By 2050, the proportion of the global population living in cities is estimated to increase by roughly 2.5 billion people. According to the soon-to-be-released Global Land Outlook study, such growth frequently leads to urban sprawl, with built-in land spilling over onto fertile soils and farms in certain cases, resulting in a permanent loss of arable land.
Speaking in terms of India, According to the Census Department, the area under urban use increased by 24,000 sq km over the same time period. A large portion of this would have come at the price of rural land. One reason why the scale of this change may be underestimated is that fertile lands are being replaced by less fertile lands.
Between 2004-05 and 2011-12, NRSC data reveals a decrease in shrublands, grasslands, grazing lands, swamps, and wastelands, all of which are poorer alternatives to fertile land if co-opted into farming. Between 2014 and 2015, land degradation resulted in a 2.5 percent drop in the country’s economic production, owing to the loss of vast swaths of valuable land.
This is a problem that India cannot afford to have. The economy is weakening, unemployment is reaching record highs, and agriculture employs more than 40% of its people. The government has pledged to combat land degradation, but critics argue that its proposed measures are insufficient. The concern seems serious as some sharp hitting words echoed at global levels.
“Whenever you cause stress on land, millions of people are affected by the shockwave. And you can see that there is a strong link here. Years of drought, for example, are followed by years of an economic slump. And it’s a sudden downturn,” Thiaw of the UNCCD added. “India’s burgeoning middle class will require more resources in the future, putting additional pressure on land to produce energy, water, and fiber. India should begin recovering its land as soon as possible, or else its economy will suffer in the long run,” he warned.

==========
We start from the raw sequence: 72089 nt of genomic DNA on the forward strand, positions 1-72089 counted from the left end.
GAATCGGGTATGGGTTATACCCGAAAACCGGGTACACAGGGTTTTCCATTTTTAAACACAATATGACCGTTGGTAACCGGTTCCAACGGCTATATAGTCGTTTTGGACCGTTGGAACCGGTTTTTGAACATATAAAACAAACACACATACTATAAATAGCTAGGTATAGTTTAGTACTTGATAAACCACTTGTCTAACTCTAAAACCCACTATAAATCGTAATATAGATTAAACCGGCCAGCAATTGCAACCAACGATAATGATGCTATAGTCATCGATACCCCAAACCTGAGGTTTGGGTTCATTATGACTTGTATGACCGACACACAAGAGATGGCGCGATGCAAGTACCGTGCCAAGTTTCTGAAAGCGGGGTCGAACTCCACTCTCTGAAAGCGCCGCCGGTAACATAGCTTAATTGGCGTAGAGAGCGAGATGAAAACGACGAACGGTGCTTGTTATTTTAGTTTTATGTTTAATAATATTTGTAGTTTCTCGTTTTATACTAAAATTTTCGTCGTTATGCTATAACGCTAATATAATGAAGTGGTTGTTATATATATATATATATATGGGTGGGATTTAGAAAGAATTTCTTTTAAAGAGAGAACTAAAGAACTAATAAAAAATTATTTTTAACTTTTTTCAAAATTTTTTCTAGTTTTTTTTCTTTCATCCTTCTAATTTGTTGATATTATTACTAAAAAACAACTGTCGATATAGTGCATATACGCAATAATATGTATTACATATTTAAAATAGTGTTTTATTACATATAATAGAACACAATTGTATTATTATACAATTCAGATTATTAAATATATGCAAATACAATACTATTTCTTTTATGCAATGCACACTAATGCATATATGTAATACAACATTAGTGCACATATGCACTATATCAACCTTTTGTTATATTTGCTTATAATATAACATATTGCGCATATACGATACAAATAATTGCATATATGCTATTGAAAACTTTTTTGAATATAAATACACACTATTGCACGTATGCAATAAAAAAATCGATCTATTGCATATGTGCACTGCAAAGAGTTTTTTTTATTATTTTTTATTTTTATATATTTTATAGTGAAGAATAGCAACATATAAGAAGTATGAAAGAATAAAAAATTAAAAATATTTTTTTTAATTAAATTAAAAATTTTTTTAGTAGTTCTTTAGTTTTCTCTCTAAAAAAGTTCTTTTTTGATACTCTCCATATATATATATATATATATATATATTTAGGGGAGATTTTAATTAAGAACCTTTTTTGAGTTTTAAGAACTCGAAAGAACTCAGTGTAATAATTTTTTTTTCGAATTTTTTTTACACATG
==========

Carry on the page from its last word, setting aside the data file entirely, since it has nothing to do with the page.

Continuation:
Agricultural land loss is more common in the vicinity of smaller cities than in the vicinity of larger ones. Between 2001 and 2010, each state lost less than 1% of its overall geographical area due to urban expansion, with the northeastern states losing the least amount of agricultural land.
Agricultural land loss is primarily concentrated in states and districts with the most active or approved SEZs. Agricultural land conversion to urban uses is concentrated in a few districts and states with high economic growth rates. Agricultural land loss is disproportionately concentrated in states with higher agricultural land suitability than other states.
Despite the fact that the total area of agricultural land lost to urban expansion has been relatively small, the amount of agricultural land converted has been continuously increasing since 2006. Given that the majority of India’s urban population growth has yet to occur, the findings point to an increase in agricultural land conversion in the future.
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